The other day, I had a problem with my server, where I got an e-mail saying that some SSL certificates were about to expire. These came with the original VPS, and I’d already installed my own SSL certificates, so I wasn’t worried about my webserver going down. However, I WAS worried that something else might fail, so I contacted my VPS support team who needed access to my server.
The problem? I’m not comfortable giving anyone my root password. I’d done it once before and later couldn’t sleep until I’d changed all the exposed passwords. I didn’t want to go through all of that again, so I put in place a process that allowed me to give temporary root access to a 3rd party, without needing to change all my passwords.
Solution: Create a New User with Sudo Privileges, then Disable Afterwards
The solution I found was to create a new user called “debugger”, and give them sudo privileges. This means that you give them the right to execute root commands temporarily. Doing this requires adding the user to the “sudoers” list. You can check out my tutorial here on how to allow a Linux user to run sudo commands.
Once you’ve added this user, you just need to give the login details to the person who’s troubleshooting, and they can perform whatever tasks they want with root privileges if necessary.
Disabling the User Afterward
The most critical part of the process is disabling access to the user afterward. Once the debugging is done, the person no longer needs root access, and having a user out there with a password they can use to run root commands is a huge security risk. As a result, you need to lock or disable the account easily.
In WHM, you can simply click the “Manage Shell Access” icon, and then disable shell use for any user. For an InterWorx user like me, you can disable shell access by accessing the “Shell Users” section in NodeWorx from the SiteWorx sub-menu on the dashboard.
Now the user will no longer be able to log in and you’re safe. If you want, you can also change the password of the test account.
Verifying what the User Ran
I take things a step further. I log in afterward and check all the commands issued by the user in question to verify that nothing fishy happened. Overkill? Probably. But it makes me sleep better!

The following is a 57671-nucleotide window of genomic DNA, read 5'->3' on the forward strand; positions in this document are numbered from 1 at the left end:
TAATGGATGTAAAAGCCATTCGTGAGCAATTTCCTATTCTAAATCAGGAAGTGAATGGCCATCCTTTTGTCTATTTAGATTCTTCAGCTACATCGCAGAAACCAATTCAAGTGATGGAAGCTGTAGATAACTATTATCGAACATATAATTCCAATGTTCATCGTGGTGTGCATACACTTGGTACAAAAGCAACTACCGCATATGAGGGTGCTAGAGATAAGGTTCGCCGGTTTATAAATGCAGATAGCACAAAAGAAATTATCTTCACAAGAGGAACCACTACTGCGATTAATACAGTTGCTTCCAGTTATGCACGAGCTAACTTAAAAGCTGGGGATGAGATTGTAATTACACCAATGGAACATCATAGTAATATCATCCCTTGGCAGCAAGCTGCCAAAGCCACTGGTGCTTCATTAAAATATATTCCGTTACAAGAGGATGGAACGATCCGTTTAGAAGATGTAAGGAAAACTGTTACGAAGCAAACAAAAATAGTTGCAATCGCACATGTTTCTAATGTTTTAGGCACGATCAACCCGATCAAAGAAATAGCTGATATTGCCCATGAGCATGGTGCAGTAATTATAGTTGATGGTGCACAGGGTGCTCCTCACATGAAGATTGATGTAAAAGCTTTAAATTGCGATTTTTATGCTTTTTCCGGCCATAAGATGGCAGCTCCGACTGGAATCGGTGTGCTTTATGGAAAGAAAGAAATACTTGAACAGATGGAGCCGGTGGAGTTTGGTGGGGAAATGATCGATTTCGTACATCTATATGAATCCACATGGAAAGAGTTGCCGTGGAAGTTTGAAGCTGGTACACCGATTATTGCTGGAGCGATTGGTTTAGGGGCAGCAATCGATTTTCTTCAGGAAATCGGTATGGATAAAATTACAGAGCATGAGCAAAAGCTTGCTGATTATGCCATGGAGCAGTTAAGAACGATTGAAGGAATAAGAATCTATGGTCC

To see all the commands issued by a particular user, use the following command:
So in my example, I would type:
This should list the entire set of commands issued in the recent past, so you can perform an audit of what happened.
If you don’t want to access the shell, you can also view the command history from the GUI via the same interface you used to disable shell access. Whenever possible, do without the shell I say!
The Extra Security is Worth it
Taking these steps should also drill good habits into you so that they become second nature. No one needs to ever know your root password except yourself, and no one needs unrestricted access to your server for an unlimited period. If you’re placed in a situation where you must give your root password to someone, then change it as soon as feasible. The notion that someone else has your password shouldn’t allow you to rest easy!
Managing a server is a huge responsibility, especially if you’re migrating from a shared environment. You need to learn new habits and best practices. Keep your server safe!
I’m a NameHero team member, and an expert on WordPress and web hosting. I’ve been in this industry since 2008. I’ve also developed apps on Android and have written extensive tutorials on managing Linux servers. You can contact me on my website WP-Tweaks.com!